Just Between Moms

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The Article

On Sunday many of you will be greeted in bed with slobbery kisses, watery coffee, and soggy cereal. Having been forced many times to eat the “Breakfast of Champions” after it has congealed into a solid mass, I find it hard to decide if we “breakfast in bed” moms are the lucky ones, or if the ones who prepared their own coffee are more fortunate. But even if the toast is cold, the thought is sweet.

Moms do have exhausting jobs with endless hours, and a little pampering on Mother’s Day goes a long way to help. But I think by concentrating on how difficult motherhood is, our society has too often made this blissful state seem akin to a prison sentence with a whiny jailer. Motherhood has gotten a bum rap.

Perhaps it’s because as fewer and fewer women are becoming moms, it’s seen as more of a suspect activity. A recent study out of Britain found that one third of women with university degrees will eschew children altogether to pursue their careers. Kids would cramp their style. I don’t know what the figure is for Canada, but I would think it’s pretty similar. And since most women in the media have university degrees, plenty of those who are spinning stories about motherhood, or writing sitcoms or screenplays, have a very slanted view of the institution.

A friend of mine is due any day with her seventh child. Anne has a bunch of degrees to her name and never planned on becoming a full-time mother, but here she is anyway. She couldn’t be happier. When people comment on her obviously pregnant body and ask if it’s her first, though, they often look horrified when she lets them in on the true state of affairs.  One or two, okay, but seven? Motherhood may be quaint in small doses, but our culture sees it as something most women will want to experience for a time, but will rejoice when it’s over and real life can begin again.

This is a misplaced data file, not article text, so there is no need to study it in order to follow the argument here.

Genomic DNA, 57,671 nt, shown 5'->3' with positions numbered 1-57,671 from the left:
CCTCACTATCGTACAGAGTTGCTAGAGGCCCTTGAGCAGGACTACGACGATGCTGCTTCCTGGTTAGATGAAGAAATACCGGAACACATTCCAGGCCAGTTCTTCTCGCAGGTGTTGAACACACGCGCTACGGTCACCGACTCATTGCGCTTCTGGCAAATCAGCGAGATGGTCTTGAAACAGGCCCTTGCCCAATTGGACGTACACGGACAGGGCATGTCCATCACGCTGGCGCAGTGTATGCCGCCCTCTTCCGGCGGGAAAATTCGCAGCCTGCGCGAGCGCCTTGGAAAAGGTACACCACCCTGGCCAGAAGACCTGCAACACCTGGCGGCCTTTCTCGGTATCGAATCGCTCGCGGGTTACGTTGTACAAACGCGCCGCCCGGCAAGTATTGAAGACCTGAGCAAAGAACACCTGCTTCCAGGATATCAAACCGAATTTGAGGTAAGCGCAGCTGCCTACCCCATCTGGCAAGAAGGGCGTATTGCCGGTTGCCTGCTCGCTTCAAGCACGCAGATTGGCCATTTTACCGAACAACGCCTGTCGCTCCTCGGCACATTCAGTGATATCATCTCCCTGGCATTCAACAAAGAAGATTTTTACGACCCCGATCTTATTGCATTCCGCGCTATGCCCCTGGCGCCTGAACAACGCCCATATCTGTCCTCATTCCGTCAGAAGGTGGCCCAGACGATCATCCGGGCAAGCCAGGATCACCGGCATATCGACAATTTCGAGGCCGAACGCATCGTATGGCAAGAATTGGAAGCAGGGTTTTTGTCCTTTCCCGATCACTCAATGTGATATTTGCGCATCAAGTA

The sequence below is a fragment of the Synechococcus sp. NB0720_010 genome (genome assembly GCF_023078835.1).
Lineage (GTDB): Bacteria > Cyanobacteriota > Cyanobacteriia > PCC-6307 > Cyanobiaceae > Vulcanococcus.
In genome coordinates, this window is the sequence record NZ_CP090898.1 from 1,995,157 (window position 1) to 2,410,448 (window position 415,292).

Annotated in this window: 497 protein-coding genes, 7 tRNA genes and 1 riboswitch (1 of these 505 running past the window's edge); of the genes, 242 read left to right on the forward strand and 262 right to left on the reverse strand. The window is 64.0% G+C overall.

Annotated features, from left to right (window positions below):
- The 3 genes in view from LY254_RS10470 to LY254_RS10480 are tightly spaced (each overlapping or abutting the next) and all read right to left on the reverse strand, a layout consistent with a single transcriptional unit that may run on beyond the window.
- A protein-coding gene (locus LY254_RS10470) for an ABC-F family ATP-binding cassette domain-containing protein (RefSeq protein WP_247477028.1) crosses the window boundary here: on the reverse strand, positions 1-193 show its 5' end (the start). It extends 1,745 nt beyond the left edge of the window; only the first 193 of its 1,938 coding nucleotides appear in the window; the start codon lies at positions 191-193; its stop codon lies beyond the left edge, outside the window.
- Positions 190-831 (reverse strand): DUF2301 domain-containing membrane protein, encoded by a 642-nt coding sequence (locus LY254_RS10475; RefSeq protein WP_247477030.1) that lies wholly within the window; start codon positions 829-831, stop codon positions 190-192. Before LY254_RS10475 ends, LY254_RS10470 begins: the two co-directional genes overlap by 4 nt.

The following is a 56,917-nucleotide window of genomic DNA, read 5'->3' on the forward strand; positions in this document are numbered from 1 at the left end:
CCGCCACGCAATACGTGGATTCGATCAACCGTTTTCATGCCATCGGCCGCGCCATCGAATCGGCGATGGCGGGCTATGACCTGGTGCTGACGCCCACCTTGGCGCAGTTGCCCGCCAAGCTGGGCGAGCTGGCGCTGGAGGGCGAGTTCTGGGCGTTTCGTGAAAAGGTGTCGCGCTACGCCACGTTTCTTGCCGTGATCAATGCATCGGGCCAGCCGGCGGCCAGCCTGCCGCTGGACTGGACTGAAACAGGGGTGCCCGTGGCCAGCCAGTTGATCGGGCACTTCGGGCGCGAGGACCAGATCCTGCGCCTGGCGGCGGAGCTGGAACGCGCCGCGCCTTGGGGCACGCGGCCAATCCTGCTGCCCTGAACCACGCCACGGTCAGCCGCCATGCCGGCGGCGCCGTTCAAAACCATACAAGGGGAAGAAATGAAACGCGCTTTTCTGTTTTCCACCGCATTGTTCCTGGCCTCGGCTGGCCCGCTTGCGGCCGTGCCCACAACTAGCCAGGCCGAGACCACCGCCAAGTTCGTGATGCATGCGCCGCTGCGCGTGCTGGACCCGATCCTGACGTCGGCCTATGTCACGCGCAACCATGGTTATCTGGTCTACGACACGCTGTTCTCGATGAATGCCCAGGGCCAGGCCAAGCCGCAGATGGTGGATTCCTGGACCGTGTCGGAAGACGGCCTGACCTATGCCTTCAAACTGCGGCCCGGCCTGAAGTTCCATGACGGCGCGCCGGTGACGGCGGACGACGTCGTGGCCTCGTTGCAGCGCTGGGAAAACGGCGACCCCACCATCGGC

This attitude, which borders on condescension, is readily apparent if you listen to how the powers that be talk to parents. It seems like society’s opinion makers tend to look at moms as individuals who have somehow stopped living and learning, and are stuck in a world of Game Boys and Barbies and Dr. Seuss books. These moms apparently get no intellectual stimulation, unless you count Oprah’s book club, so how can we trust them to raise their kids? I can’t help feeling this kind of attitude when I drive down the highway and see billboards saying, “Your kids are precious. Buckle in car seats correctly.” Why do we need the government telling us our kids are precious? Or how about schools which send home letters with parenting advice? I know some parents need it, but the unspoken assumption is that schools know more about parenting than parents do. For some that may be true. For most it is not. But the more the schools do it, the more inadequate parents feel.

What these experts fail to say loudly enough is that the most significant factor in children’s success is not government programs or schools or extracurricular activities. It’s having parents who are involved in their lives. If a mom loves her kids, and knows her kids, and makes her kids her number one priority, chances are those kids are going to be just fine. Moms, and not experts, keep a kid’s world safe.

This Mother’s Day you may hear stories about how hard it is to be a mom. Just listen quietly, smile, and even pity the commentators. We mothers know something they obviously don’t. We know how nice it is to snuggle with a little body while we read a story. We know how lovely it feels to towel dry a plump little toddler after a nice warm bath. We even know how it feels to sit on the edge of a preteen’s bed and discuss the day’s difficulties. We feel needed. We feel loved. We feel as if, to one individual in the world, we are the most important person. And nothing else compares to that. Happy Mother’s Day. 

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